How Drive and Jon Scieszka go together (or, how my mind works)...
I'm a big fan of Daniel Pink's A Whole New Mind, so when his new book on motivation, Drive, came out on December 29, I download a copy to my Kindle (read an excerpt here). Shortly afterward, a story on NPR titled, How E-Books Will Change Reading And Writing by Lynn Neary was posted. The reporter interviewed several writers who think,
...traditional books will still be around for a long time, and that some of the changes that may occur in writing will be more evolutionary than revolutionary. But it's hard to know whether traditional books — and the people who read and write them — will have much influence on the culture in the future.
However, in an article for SLJ, YA author John Green states that he thinks readers, especially librarians, will have a huge impact on the future of book publishing..
Now take this flat, open marketplace and add cheap, effective e-readers as ubiquitous as iPods. There is no longer such a thing as “collection development,” because even the tiniest library’s collection includes every book ever written so long as it pays a fee for database access. Any patron can walk in and download a book in 30 seconds...How, in this unmoderated sea of crap, would anyone ever find anything worth reading? Through friends and family and advertisements, of course. But also through authorities. When overwhelmed by choice, people turn to gatekeepers, begging them to find the good stuff. And in the world of children’s and young adult literature—particularly in a world where publishers and bookstores don’t define the marketplace—you [librarians] are the authorities. And if we find ourselves in an unregulated YouTube of a book market, good stories will need you even more than they do now.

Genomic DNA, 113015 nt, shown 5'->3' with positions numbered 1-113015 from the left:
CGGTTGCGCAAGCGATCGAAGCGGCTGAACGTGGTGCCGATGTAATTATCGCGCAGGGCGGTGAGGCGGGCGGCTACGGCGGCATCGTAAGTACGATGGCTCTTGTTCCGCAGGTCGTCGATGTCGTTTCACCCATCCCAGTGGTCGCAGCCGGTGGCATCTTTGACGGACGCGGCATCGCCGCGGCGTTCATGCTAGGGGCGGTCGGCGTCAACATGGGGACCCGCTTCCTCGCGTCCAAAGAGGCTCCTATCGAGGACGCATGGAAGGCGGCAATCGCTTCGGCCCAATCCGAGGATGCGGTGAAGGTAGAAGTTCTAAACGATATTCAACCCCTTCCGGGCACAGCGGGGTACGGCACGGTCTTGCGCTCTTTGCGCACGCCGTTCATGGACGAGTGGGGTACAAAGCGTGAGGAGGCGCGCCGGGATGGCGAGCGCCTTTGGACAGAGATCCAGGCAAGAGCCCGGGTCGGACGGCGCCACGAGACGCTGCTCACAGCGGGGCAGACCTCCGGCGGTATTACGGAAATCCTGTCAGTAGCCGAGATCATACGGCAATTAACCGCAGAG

A big part of my platform will be to reach reluctant readers and to put their parents at ease, especially those parents who are worried about testing or their kids not reading. I can be the official guy who says, “Take a deep breath; relax. Let’s not freak out about these tests. We know kids are having trouble reading. But we’ve got the answer for you. Let’s stop testing kids and beating them with a stick. Let’s try the carrot. Let’s let them read good books, because we’ve got a lot of them. Let’s let kids enjoy reading.”
How well did he do? Just read a few of the many blogger posts found around the kidlitosphere collected by A Year of Reading and you will get a sense of the impact he has had.
In a vlog post promoting Drive, Daniel Pink asks two simple questions that will change your life. The first is based on a statement made by Clare Boothe Luce (one of the first congresswomen) to President Kennedy: "A great man is a sentence." An example given in the video is that Abraham Lincoln's sentence would be, "He preserved the union and freed the slaves." According to the video, "If you want to find your true motivation, ask yourself, 'What's your sentence?'"
What's Jon Scieszka's sentence? "He was [and still is] a tireless advocate for young people and reading, expanding adults' understanding of the need for choice and variety in reading material, and doing it all with grace, style and humor."
We love you, Jon!